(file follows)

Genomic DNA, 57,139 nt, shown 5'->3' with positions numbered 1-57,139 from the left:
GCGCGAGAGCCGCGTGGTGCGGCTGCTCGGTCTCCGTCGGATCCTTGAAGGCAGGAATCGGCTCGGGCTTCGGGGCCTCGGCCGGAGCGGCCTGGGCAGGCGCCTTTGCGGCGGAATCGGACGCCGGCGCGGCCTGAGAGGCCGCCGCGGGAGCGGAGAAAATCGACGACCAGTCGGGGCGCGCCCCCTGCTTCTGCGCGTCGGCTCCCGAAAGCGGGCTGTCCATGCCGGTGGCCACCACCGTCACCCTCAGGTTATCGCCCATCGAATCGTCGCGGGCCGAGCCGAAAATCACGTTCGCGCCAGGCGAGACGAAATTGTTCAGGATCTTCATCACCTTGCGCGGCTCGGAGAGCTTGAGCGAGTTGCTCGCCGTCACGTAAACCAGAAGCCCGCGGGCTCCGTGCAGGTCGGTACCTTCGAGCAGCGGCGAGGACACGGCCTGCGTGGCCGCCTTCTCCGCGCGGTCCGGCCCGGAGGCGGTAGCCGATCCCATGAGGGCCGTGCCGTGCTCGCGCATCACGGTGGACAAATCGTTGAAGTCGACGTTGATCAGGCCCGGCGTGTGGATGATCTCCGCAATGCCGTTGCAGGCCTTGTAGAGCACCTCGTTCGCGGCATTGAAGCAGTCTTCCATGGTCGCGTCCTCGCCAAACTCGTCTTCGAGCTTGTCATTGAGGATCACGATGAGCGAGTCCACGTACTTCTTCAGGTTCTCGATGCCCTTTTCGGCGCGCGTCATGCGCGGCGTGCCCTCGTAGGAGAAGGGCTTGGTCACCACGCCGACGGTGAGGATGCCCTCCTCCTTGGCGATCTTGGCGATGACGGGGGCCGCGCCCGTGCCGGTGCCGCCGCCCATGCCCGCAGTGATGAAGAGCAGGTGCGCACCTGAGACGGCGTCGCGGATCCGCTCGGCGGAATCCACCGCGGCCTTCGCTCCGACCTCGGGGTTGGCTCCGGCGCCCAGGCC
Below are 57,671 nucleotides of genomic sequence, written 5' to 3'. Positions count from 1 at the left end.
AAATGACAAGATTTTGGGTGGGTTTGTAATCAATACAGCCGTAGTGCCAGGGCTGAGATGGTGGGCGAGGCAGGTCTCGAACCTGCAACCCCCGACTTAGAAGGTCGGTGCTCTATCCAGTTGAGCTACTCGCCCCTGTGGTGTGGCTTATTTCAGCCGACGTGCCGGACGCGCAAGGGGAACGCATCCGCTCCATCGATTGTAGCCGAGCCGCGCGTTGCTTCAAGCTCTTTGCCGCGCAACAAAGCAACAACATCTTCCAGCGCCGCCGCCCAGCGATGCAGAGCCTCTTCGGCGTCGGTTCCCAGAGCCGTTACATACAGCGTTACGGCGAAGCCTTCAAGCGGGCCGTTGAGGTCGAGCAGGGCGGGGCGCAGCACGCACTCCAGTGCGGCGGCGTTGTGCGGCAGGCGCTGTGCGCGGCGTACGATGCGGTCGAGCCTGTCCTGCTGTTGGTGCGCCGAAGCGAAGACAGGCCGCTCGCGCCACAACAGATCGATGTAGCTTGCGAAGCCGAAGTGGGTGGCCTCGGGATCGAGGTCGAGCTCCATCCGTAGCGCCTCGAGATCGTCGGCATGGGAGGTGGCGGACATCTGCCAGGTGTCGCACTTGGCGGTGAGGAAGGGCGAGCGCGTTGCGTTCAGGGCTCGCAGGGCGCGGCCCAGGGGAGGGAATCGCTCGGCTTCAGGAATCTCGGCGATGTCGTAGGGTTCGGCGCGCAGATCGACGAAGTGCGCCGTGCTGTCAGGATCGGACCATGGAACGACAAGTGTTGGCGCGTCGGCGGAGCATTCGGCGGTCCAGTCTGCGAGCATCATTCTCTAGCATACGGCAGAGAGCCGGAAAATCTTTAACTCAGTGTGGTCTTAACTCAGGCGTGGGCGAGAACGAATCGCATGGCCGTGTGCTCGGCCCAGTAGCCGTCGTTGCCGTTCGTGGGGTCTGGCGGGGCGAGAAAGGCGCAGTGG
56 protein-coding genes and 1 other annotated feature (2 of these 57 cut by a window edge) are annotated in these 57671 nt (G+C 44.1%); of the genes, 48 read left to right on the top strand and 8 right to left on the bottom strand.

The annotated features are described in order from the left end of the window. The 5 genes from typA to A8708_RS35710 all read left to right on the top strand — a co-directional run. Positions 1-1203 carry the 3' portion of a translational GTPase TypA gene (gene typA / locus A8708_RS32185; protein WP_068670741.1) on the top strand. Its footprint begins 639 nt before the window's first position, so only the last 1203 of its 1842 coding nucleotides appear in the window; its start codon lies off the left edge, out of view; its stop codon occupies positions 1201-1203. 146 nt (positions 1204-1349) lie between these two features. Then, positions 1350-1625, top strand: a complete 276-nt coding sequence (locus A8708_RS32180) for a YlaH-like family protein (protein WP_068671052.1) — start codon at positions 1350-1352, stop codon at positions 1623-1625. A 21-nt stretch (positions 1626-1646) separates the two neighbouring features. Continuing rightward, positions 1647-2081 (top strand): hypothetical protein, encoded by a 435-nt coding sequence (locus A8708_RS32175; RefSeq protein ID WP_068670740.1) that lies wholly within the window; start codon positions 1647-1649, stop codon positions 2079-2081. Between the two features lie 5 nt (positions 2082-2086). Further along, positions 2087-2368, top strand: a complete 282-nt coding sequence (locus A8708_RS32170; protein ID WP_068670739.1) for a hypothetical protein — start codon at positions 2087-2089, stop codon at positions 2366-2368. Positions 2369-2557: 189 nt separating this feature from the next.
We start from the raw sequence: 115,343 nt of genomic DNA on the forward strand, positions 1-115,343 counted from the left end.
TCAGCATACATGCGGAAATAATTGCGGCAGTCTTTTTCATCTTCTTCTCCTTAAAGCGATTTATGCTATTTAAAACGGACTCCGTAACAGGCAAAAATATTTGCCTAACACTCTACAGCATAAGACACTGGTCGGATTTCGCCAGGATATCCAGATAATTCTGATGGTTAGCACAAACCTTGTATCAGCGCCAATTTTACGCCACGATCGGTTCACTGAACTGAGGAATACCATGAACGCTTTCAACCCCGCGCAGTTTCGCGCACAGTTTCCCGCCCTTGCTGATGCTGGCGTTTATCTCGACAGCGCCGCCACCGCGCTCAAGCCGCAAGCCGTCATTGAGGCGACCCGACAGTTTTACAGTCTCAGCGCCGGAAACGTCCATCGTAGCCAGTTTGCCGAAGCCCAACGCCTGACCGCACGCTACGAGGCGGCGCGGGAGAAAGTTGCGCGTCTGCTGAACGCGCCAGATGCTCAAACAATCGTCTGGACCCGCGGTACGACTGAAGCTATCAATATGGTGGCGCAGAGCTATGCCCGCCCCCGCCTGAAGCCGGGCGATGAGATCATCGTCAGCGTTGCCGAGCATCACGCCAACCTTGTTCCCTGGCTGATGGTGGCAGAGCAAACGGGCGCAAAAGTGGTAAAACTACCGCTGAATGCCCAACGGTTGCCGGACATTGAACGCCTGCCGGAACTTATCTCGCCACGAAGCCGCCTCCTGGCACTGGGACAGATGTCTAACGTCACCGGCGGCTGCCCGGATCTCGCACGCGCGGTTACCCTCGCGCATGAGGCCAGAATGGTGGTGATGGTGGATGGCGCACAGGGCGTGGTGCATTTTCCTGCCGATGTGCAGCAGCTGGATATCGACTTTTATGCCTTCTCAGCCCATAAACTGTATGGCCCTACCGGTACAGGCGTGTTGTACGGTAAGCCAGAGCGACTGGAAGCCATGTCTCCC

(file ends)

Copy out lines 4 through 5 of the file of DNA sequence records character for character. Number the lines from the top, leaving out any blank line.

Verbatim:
AAATGACAAGATTTTGGGTGGGTTTGTAATCAATACAGCCGTAGTGCCAGGGCTGAGATGGTGGGCGAGGCAGGTCTCGAACCTGCAACCCCCGACTTAGAAGGTCGGTGCTCTATCCAGTTGAGCTACTCGCCCCTGTGGTGTGGCTTATTTCAGCCGACGTGCCGGACGCGCAAGGGGAACGCATCCGCTCCATCGATTGTAGCCGAGCCGCGCGTTGCTTCAAGCTCTTTGCCGCGCAACAAAGCAACAACATCTTCCAGCGCCGCCGCCCAGCGATGCAGAGCCTCTTCGGCGTCGGTTCCCAGAGCCGTTACATACAGCGTTACGGCGAAGCCTTCAAGCGGGCCGTTGAGGTCGAGCAGGGCGGGGCGCAGCACGCACTCCAGTGCGGCGGCGTTGTGCGGCAGGCGCTGTGCGCGGCGTACGATGCGGTCGAGCCTGTCCTGCTGTTGGTGCGCCGAAGCGAAGACAGGCCGCTCGCGCCACAACAGATCGATGTAGCTTGCGAAGCCGAAGTGGGTGGCCTCGGGATCGAGGTCGAGCTCCATCCGTAGCGCCTCGAGATCGTCGGCATGGGAGGTGGCGGACATCTGCCAGGTGTCGCACTTGGCGGTGAGGAAGGGCGAGCGCGTTGCGTTCAGGGCTCGCAGGGCGCGGCCCAGGGGAGGGAATCGCTCGGCTTCAGGAATCTCGGCGATGTCGTAGGGTTCGGCGCGCAGATCGACGAAGTGCGCCGTGCTGTCAGGATCGGACCATGGAACGACAAGTGTTGGCGCGTCGGCGGAGCATTCGGCGGTCCAGTCTGCGAGCATCATTCTCTAGCATACGGCAGAGAGCCGGAAAATCTTTAACTCAGTGTGGTCTTAACTCAGGCGTGGGCGAGAACGAATCGCATGGCCGTGTGCTCGGCCCAGTAGCCGTCGTTGCCGTTCGTGGGGTCTGGCGGGGCGAGAAAGGCGCAGTGG
56 protein-coding genes and 1 other annotated feature (2 of these 57 cut by a window edge) are annotated in these 57671 nt (G+C 44.1%); of the genes, 48 read left to right on the top strand and 8 right to left on the bottom strand.